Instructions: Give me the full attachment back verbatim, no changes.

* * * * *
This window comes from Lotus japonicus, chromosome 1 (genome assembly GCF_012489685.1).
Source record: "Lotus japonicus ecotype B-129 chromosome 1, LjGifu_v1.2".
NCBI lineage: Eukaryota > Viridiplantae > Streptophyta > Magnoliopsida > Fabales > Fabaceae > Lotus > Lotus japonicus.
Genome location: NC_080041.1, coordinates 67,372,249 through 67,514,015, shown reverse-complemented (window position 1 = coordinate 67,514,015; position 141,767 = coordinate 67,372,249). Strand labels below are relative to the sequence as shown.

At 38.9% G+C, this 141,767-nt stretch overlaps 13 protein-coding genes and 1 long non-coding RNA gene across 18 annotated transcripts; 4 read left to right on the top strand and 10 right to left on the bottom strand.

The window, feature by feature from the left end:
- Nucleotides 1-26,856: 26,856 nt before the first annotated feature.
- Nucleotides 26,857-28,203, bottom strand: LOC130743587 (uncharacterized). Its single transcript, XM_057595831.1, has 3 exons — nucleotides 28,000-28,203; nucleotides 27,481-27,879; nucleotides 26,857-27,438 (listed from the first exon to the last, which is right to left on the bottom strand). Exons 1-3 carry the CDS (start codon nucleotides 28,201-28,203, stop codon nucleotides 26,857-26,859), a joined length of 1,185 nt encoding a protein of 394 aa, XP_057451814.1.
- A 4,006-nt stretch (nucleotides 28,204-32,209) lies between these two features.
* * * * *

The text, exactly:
This window comes from Lotus japonicus, chromosome 1 (genome assembly GCF_012489685.1).
Source record: "Lotus japonicus ecotype B-129 chromosome 1, LjGifu_v1.2".
NCBI lineage: Eukaryota > Viridiplantae > Streptophyta > Magnoliopsida > Fabales > Fabaceae > Lotus > Lotus japonicus.
Genome location: NC_080041.1, coordinates 67,372,249 through 67,514,015, shown reverse-complemented (window position 1 = coordinate 67,514,015; position 141,767 = coordinate 67,372,249). Strand labels below are relative to the sequence as shown.

At 38.9% G+C, this 141,767-nt stretch overlaps 13 protein-coding genes and 1 long non-coding RNA gene across 18 annotated transcripts; 4 read left to right on the top strand and 10 right to left on the bottom strand.

The window, feature by feature from the left end:
- Nucleotides 1-26,856: 26,856 nt before the first annotated feature.
- Nucleotides 26,857-28,203, bottom strand: LOC130743587 (uncharacterized). Its single transcript, XM_057595831.1, has 3 exons — nucleotides 28,000-28,203; nucleotides 27,481-27,879; nucleotides 26,857-27,438 (listed from the first exon to the last, which is right to left on the bottom strand). Exons 1-3 carry the CDS (start codon nucleotides 28,201-28,203, stop codon nucleotides 26,857-26,859), a joined length of 1,185 nt encoding a protein of 394 aa, XP_057451814.1.
- A 4,006-nt stretch (nucleotides 28,204-32,209) lies between these two features.